During fiscal year 2019 (Predecessor), the seven months ended October 31, 2019 (Predecessor), the five months ended March 31, 2020 (Successor) and three months ended June 30, 2020 (Successor), the Company entered into foreign currency put option contracts of £5 million per month through March 2021 to mitigate a portion of the Company’s foreign currency exposure. Upon emergence from bankruptcy, these derivatives were re-designated as cash flow hedges.
The designation of a derivative instrument as a hedge and its ability to meet relevant hedge accounting criteria determines how the change in fair value of the derivative instrument will be reflected in the condensed consolidated financial statements. A derivative qualifies for hedge accounting if, at inception of the hedging relationship, the derivative is expected to be highly effective in offsetting the hedged item’s underlying cash flows or fair value and the documentation requirements of the accounting standard for derivative instruments and hedging activities are fulfilled at the time the Company entered into the derivative contract. A hedge is designated as a cash flow hedge, fair value hedge, or a net investment in foreign operations hedge based on the exposure being hedged. The asset or liability value of the derivative will change in tandem with its fair value. For derivatives designated as cash flow hedges, the changes in fair value are recorded in accumulated other comprehensive income (loss). The derivative’s gain or loss is released from accumulated other comprehensive income (loss) to match the timing of the effect on earnings of the hedged item’s underlying cash flows.
The Company reviews the effectiveness of hedging instruments on a quarterly basis. The Company discontinues hedge accounting for any hedge that it no longer considers to be highly effective. Changes in fair value for derivatives not designated as hedges or those not qualifying for hedge accounting are recognized in current period earnings.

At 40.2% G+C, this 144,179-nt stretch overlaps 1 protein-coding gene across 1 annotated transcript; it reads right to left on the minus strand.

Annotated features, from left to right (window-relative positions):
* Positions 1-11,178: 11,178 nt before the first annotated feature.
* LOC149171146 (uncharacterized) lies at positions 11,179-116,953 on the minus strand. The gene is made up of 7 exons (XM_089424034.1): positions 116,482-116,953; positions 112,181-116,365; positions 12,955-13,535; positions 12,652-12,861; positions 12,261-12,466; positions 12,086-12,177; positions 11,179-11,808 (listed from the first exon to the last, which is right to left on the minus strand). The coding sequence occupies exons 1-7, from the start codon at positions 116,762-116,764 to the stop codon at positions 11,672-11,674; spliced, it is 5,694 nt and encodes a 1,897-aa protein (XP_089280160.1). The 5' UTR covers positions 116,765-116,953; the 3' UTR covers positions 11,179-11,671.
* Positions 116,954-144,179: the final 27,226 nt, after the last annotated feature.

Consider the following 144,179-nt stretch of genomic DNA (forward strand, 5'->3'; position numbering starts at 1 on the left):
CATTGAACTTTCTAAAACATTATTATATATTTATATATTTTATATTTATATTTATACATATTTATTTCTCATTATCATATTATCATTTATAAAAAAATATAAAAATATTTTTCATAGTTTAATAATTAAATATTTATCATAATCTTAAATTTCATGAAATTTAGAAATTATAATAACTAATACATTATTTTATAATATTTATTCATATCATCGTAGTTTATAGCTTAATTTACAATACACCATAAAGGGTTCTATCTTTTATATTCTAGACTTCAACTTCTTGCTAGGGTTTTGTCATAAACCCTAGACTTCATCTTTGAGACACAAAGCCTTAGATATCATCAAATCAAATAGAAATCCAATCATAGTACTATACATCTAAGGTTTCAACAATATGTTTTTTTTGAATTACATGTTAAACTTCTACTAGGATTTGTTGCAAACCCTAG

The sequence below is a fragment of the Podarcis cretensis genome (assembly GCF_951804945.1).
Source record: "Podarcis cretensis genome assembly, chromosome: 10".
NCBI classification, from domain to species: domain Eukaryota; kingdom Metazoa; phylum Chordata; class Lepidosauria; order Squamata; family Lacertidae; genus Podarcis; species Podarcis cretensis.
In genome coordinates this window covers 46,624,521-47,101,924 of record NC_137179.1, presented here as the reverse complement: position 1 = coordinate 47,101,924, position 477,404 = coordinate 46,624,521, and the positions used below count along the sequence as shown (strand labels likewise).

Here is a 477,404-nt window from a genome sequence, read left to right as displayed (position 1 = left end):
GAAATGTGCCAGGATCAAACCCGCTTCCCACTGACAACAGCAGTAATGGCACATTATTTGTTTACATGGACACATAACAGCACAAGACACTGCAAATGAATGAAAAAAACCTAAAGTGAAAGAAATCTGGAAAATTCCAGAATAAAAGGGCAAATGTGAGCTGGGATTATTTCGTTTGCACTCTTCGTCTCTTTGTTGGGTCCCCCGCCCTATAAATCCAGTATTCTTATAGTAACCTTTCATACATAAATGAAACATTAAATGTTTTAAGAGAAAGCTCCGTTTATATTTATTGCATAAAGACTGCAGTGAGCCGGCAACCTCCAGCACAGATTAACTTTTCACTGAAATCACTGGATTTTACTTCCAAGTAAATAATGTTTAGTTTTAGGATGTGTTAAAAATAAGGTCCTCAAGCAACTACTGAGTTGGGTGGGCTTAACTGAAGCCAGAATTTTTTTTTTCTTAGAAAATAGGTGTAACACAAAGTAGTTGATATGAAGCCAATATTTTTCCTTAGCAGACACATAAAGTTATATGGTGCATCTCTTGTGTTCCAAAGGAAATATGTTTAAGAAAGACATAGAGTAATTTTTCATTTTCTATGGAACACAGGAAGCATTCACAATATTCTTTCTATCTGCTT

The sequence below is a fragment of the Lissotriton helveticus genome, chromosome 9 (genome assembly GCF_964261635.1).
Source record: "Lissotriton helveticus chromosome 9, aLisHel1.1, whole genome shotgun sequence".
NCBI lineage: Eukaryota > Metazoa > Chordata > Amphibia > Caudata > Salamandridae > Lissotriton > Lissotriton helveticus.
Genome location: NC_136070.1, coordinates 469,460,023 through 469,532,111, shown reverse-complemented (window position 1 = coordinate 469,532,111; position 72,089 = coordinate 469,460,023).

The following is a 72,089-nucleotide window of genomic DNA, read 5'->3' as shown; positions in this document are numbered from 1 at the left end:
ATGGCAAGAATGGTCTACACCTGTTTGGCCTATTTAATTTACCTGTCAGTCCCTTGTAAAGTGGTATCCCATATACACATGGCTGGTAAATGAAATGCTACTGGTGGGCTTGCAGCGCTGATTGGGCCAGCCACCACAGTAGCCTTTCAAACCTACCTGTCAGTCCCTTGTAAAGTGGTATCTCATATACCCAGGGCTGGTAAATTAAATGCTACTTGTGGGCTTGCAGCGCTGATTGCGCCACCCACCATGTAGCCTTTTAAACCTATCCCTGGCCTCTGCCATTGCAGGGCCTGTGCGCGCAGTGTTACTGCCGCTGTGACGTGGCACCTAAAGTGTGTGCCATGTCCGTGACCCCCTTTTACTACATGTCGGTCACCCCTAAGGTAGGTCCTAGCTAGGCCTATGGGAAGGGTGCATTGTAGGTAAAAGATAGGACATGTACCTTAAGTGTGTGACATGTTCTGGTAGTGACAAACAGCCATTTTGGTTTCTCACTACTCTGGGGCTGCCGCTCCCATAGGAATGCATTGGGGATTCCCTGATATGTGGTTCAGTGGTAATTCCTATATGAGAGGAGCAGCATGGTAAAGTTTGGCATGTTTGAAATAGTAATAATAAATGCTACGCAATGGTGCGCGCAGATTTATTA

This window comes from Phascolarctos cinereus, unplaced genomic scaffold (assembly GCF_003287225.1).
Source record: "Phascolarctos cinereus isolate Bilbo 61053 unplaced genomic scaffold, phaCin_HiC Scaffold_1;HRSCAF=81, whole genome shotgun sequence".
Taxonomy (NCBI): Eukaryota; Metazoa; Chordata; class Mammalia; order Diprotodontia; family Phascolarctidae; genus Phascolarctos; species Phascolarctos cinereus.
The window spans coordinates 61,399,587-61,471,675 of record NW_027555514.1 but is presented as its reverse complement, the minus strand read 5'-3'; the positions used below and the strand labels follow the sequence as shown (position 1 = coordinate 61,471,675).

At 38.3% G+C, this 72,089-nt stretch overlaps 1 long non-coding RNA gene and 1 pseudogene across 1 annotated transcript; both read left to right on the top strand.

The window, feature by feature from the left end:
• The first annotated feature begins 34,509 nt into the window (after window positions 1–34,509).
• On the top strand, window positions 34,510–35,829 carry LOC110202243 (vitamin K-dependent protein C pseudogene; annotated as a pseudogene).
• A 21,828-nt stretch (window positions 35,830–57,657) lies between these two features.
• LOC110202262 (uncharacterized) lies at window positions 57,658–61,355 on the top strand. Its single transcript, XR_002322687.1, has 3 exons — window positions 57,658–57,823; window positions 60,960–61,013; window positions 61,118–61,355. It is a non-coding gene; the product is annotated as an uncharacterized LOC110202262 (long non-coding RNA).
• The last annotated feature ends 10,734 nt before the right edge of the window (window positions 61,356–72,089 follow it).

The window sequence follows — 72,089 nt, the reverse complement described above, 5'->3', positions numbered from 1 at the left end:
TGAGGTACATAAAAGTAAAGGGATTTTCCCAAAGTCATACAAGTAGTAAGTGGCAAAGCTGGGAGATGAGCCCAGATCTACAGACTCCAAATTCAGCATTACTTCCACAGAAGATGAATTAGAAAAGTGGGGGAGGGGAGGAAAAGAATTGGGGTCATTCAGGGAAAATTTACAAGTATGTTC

None of the Company’s derivative instruments contain credit-risk-related contingent features. Counterparties to the Company’s derivative contracts are high credit quality financial institutions.
The following table presents the balance sheet location and fair value of the portions of the Company’s derivative instruments that were designated as hedging instruments as of June 30, 2020 (Successor) (in thousands):
The following table presents the balance sheet location and fair value of the portions of Old Bristow’s derivative instruments that were designated as hedging instruments as of March 31, 2020 (Successor) (in thousands):
The following table presents the impact that derivative instruments designated as cash flow hedges had on the Company’s accumulated other comprehensive loss (net of tax) and the Company’s condensed consolidated statements of operations (in thousands):
The Company estimates that $0.5 million of net gain in accumulated other comprehensive loss as of June 30, 2020 (Successor) associated with the derivative instruments is expected to be reclassified into earnings within the next twelve months.
The entire disclosure for derivatives and fair value of assets and liabilities.
Reference 1: http://fasb.org/us-gaap/role/ref/legacyRef